We are consequently constrained, at the outset, to differ from the supreme court of California upon the real meaning of the ordinances in question. That court considered these ordinances as vesting in the board of supervisors a not unusual discretion in granting or withholding their assent to the use of wooden buildings as laundries, to be exercised in reference to the circumstances of each case, with a view to the protection of the public against the dangers of fire. We are not able to concur in that interpretation of the power conferred upon the supervisors. There is nothing in the ordinances which points to such a regulation of the business of keeping and conducting laundries. They seem intended to confer, and actually to confer, not a discretion to be exercised upon a consideration of the circumstances of each case, but a naked and arbitrary power to give or withhold consent, not only as to places, but as to persons; so that, if an applicant for such consent, being in every way a competent and qualified person, and having complied with every reasonable condition demanded by any public interest, should, failing to obtain the requisite consent of the supervisors to the prosecution of his business, apply for redress by the judicial process of mandamus to require the supervisors to consider and act upon his case, it would be a sufficient answer for them to say that the law had conferred upon them authority to withhold their assent, without reason and without responsibility. The power given to them is not confided to their discretion in the legal sense of that term, but is granted to their mere will. It is purely arbitrary, and acknowledges neither guidance nor restraint.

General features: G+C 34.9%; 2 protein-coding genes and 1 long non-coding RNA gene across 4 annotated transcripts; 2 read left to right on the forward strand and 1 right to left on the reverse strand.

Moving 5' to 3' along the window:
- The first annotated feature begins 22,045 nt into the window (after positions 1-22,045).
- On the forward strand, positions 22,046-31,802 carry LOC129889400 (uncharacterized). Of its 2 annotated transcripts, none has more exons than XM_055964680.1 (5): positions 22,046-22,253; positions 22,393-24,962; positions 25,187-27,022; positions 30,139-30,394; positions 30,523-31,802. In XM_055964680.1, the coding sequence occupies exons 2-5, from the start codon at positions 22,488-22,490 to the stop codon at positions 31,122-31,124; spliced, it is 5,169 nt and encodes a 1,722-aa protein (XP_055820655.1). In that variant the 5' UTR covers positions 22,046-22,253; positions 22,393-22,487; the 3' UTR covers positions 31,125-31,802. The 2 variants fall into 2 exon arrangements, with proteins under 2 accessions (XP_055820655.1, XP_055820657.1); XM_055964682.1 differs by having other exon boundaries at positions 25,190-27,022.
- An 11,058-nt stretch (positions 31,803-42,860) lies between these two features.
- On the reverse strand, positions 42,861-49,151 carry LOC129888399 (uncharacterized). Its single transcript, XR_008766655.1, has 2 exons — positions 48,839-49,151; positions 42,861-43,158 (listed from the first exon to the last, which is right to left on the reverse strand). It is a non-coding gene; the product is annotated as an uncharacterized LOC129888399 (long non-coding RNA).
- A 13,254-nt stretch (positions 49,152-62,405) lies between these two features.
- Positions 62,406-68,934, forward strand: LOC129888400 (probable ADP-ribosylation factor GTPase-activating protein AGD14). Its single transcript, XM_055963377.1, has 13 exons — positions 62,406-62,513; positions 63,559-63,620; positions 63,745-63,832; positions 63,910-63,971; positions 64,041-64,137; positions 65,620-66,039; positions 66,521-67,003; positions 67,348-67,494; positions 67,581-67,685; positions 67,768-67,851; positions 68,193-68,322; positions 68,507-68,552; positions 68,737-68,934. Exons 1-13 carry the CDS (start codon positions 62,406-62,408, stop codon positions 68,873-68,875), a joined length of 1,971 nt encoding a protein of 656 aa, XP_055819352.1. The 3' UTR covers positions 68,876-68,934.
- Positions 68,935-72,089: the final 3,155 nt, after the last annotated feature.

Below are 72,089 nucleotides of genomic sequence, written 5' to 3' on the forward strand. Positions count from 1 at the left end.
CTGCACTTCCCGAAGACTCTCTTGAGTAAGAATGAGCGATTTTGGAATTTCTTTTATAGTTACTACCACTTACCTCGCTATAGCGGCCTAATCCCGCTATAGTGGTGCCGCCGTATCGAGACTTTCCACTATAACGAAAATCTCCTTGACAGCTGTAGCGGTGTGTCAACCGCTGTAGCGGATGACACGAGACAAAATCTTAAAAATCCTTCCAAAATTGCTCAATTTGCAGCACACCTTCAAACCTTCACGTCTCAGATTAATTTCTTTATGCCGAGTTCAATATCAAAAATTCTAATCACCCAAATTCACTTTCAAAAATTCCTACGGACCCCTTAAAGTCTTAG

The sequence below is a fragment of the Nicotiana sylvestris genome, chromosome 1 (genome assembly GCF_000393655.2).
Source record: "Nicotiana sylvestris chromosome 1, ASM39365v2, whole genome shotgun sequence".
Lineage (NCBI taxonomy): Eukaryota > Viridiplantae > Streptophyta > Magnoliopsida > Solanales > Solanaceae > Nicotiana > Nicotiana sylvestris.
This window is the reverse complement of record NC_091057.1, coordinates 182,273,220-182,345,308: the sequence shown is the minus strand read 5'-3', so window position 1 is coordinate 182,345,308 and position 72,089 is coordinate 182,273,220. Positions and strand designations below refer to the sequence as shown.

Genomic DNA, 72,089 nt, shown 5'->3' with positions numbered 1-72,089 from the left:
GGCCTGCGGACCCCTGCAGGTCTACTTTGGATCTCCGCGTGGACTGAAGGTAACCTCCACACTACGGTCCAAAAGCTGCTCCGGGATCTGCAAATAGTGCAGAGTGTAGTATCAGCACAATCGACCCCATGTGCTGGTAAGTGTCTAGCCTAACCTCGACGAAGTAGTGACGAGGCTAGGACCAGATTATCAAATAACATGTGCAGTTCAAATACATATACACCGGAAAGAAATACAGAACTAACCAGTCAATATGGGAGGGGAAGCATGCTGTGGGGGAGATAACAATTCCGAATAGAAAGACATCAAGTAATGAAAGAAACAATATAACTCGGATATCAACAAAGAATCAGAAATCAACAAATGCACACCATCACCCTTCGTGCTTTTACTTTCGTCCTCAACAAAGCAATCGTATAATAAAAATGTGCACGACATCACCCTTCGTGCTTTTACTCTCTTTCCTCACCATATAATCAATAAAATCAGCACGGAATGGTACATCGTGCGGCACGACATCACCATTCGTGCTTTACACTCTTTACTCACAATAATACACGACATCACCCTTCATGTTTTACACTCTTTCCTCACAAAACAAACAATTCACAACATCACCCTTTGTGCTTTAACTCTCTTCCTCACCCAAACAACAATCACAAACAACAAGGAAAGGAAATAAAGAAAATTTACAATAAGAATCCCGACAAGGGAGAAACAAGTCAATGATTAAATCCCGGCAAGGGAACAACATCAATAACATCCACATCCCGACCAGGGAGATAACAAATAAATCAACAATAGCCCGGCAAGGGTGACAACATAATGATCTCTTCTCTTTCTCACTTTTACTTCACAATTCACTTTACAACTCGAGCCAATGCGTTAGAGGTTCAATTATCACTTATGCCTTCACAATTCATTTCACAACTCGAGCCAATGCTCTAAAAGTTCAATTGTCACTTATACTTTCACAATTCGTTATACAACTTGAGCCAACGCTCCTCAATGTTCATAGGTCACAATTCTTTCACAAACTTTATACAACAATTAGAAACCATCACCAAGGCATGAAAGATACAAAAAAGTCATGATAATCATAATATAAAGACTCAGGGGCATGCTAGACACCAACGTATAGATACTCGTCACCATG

This erroneous view of the ordinances in question led the supreme court of California into the further error of holding that they were justified by the decisions of this court in the cases of Barbier v. Connelly, 113 U.S. 27 , S. C. 5 Sup. Ct. Rep. 357, and Soon Hing v. Crowley, 113 U.S. 703, S. C. 5 Sup. Ct. Rep. 730. In both of these cases the ordinance involved was simply a prohibition to carry on the washing and ironing of clothes in public laundries and wash houses, within certain prescribed limits of the city and county of San Francisco, from 10 o'clock at night until 6 o'clock in the morning of the following day. This provision was held to be purely a police regulation, within the competency of any municipality possessed of the ordinary powers belonging to such bodies,-a necessary measure of precaution in a city composed largely of wooden buildings, like San Francisco, in the application of which there was no invidious discrimination against any one within the prescribed limits; all persons engaged in the same business being treated alike, and subject to the same restrictions, and entitled to the same privileges, under similar conditions. For these reasons that ordinance was adjudged not to be within the prohibitions of the fourteenth amendment to the constitution of the United States, which, it was said in the first case cited, 'undoubtedly intended, not only that there should be no arbitrary deprivation of life or liberty, or arbitrary spoliation of property, but that equal protection and security should be given to all under like circumstances in the enjoyment of their personal and civil rights; that all persons should be equally entitled to pursue their happiness, and acquire and enjoy property; that they should have like access to the courts of the country for the protection of their persons and property, the prevention and redress of wrongs, and the enforcement of contracts; that no impediment should be interposed to the pursuits of any one, except as applied to the same pursuits by others under like circumstances; that no greater burdens should be laid upon one than are laid upon others in the same calling and condition; and that, in the administration of criminal justice, no different or higher punishment should be imposed upon one than such as is prescribed to all for like offenses. ... Class legislation, discriminating against some and favoring others, is prohibited; but legislation which, in carrying out a public purpose, is limited in its application, if, within the sphere of its operation, it affects alike all persons similarly situated, is not within the amendment.'